The thing I most quickly moved over (in #7 above) is how to pour. But it’s kind of the most mystically and possibly-complicated part of a pour over brew instruction, Hario V60 or otherwise. The primary thing I’ll say: if you’re doing the pouring thoughtfully and by hand, you’ll probably be fine.
In general, though, recommendations will be that you pour water in small 50-100mL (or gram) pulses. This matches pretty well how I make myself a pour over. Short of an auto-drip pour over system (which exist, we reviewed the OXO), that’s the most even and easy way to do it.
So if I’m aiming for the 288mL serving we specify above, I’ll probably pour about 70mLs for the bloom (step #6 above). Then for the remaining 218 grams, I’ll do roughly three pours about 70 grams each, starting in the middle and kind of circulating out. But I’m not dogmatic about it. Sometimes I’ll spell out my name, “coffee,” or some other word with the pours. Sometimes I’ll pour two small ones, then get distracted, then pour 120mL. It’s not hugely important to the final cup, in my judgement.
In addition to pulsing, I do also generally think you want to make all the grounds wet all the time, and never let them run dry. This in generically the reason people advocate for swirls about 30 seconds apart in time. It’ll be the most even and effortless process. So if you’re new and just figuring out how to use a Hario V60, that’s probably the best way to pour your water.
More About Coffee Ratios and Which to Pick for a Hario V60 Brew
In the recipe above, and in my day-to-day brewing this V60 coffee recipe, I’ll always have a 16:1 water to coffee ratio. That means that at 20g coffee, I’ll use 320 grams water. If I were to brew just 10g coffee (I never do), I’d use 160 grams of water. Because fractional grams and non-10 numbers can be harder, I’ll sometimes use a calculator or the Drip iPhone app to do the math. It’s early when I make coffee (and I haven’t had my coffee). Don’t judge my math skills! 😝
So this 16:1 ratio is important to the recipe. But it’s not set in stone. Some other nerds will brew a V60 pour over with a 17:1, 15:1 or even further afield numbers. The basic question on brew ratio is: how watery do you like your coffee? If you’re new to this, I’d say start with our 16:1 as your coffee brew ratio, but don’t hesitate to branch out from that. All that matters for you brewing your Hario V60 is your personal preferences about that cup.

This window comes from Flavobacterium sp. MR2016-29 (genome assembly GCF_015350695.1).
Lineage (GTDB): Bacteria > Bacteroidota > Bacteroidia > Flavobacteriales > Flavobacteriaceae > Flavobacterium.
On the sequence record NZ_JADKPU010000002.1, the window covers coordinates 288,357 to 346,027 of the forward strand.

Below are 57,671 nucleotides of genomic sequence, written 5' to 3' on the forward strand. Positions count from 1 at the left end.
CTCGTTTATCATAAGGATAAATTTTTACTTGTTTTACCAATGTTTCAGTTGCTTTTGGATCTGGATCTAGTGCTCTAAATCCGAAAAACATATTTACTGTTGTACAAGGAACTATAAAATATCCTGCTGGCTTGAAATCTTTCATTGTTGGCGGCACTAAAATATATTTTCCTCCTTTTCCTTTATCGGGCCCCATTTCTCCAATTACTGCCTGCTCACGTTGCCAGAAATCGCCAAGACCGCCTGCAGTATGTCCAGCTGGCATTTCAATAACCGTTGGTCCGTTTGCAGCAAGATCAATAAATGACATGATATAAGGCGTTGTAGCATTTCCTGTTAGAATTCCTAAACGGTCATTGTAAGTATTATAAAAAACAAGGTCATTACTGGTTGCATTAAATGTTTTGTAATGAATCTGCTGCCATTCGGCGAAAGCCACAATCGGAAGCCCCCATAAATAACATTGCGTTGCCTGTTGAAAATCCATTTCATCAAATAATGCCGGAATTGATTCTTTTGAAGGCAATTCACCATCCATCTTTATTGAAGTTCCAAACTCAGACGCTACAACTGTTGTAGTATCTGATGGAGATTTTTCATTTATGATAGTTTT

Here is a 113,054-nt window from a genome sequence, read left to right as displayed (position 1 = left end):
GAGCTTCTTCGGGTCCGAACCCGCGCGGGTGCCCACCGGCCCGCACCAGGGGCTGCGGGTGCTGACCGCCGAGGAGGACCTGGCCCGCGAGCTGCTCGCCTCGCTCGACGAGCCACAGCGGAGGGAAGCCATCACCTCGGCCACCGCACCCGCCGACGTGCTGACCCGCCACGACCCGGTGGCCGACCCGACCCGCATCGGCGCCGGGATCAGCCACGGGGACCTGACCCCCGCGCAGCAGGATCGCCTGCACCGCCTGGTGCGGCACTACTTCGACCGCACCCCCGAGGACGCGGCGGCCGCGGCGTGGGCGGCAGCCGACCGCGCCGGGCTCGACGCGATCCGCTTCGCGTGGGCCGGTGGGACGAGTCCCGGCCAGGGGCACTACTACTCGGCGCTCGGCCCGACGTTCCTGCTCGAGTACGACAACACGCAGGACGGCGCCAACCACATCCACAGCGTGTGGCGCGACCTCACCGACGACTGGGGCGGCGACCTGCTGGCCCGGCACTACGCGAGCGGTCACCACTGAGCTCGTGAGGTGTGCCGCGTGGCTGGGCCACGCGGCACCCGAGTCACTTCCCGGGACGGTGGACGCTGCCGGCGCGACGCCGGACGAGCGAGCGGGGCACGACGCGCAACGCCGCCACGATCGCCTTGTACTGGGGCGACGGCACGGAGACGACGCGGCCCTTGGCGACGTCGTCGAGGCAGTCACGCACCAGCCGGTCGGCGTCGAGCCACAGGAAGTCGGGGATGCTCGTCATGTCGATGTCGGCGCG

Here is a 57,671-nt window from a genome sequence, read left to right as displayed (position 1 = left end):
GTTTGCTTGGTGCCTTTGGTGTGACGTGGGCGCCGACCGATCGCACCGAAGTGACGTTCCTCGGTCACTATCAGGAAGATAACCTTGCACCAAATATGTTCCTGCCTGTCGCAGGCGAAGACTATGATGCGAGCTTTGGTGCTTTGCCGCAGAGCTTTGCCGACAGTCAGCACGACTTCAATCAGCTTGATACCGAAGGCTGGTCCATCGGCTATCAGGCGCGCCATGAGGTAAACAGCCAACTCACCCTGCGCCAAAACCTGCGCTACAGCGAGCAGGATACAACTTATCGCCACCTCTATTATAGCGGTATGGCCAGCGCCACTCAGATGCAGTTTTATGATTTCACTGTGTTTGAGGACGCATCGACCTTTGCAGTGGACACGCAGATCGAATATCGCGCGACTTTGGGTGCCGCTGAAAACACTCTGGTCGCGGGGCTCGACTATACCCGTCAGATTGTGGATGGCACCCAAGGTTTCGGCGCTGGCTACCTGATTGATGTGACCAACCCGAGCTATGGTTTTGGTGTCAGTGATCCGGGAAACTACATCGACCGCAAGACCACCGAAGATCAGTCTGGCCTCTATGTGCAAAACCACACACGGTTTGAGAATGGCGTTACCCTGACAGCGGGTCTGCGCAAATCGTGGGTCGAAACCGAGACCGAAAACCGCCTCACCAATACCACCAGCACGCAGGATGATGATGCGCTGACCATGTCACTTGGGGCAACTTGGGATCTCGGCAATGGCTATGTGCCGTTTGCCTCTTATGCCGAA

Understanding Hario V60 Sizes and Coffee Volume
We’ll cover this in more in our forthcoming Hario V60 review, but the Hario brewer comes in two sizes: an 01 and an 02. As you might guess, the 02 is for more coffee (generally, more people) than the 01.
Our recipe is written for the Hario V60 01 I brew with regularly. If it matters to you mine is white and plastic. But if you’ve got a Hario V60 02, as I outline above, your brew instructions are the same. Use a 16 grind size on the Baratza Encore (or comparable on your grinder), and a 16:1 brew ratio. I’d use a V60 01 for a single-serve brew, and an 02 for up to about 750mL of coffee. Generally I see people saying that they think that max water they’ll put through the 01 is about 350mL, which feels right to me.
Which Material is Best for a Hario V60?
I saw Scott Rao (a bit of a luminary in nerdy-coffee circles) explain that plastic is the best for a V60 right before I bought mine. So I bought the plastic one. It was cheaper too.
Materials shouldn’t matter much for Hario V60 brew instructions though. If that’s true, why does Scott say plastic is best? Simply: plastic is less thermally conductive than glass, ceramic, or (especially) metal. So you should get the warmest coffee in your finished cup with a plastic V60. Nothing more than that.
For the nerds, here’s the video with that observation (and his brew instructions):
Alternatives to a Hario V60 Pour Over Brewer
There are lots of other ways to make pour-over coffee. We’ve reviewed two: the OXO Auto-Drip coffee brewer, and the Kalita Wave. Both brew about as well, and which you choose to get is just a matter of personal preference. I use the V60 more for single cup brews, and the Wave more for batches. But that’s becuase I have the Hario V60 01, and the Kalita Wave 185 (the bigger of their too sizes). I really don’t see a huge differences in the cup between the two. Both can produce excellent coffee.
Recap: Our Hario V60 Recipe is Just Your Starting Point
Brewing coffee in the Hario V60 is one of my little daily pleasures. I think it makes great coffee, quickly enough for me, and without much fuss. People swear by their AeroPresses, but I’m a pour-over man, and I love the results of this V60 coffee brewing recipe almost every time. Even when I think my beans are a little too old. And that’s an accomplishment.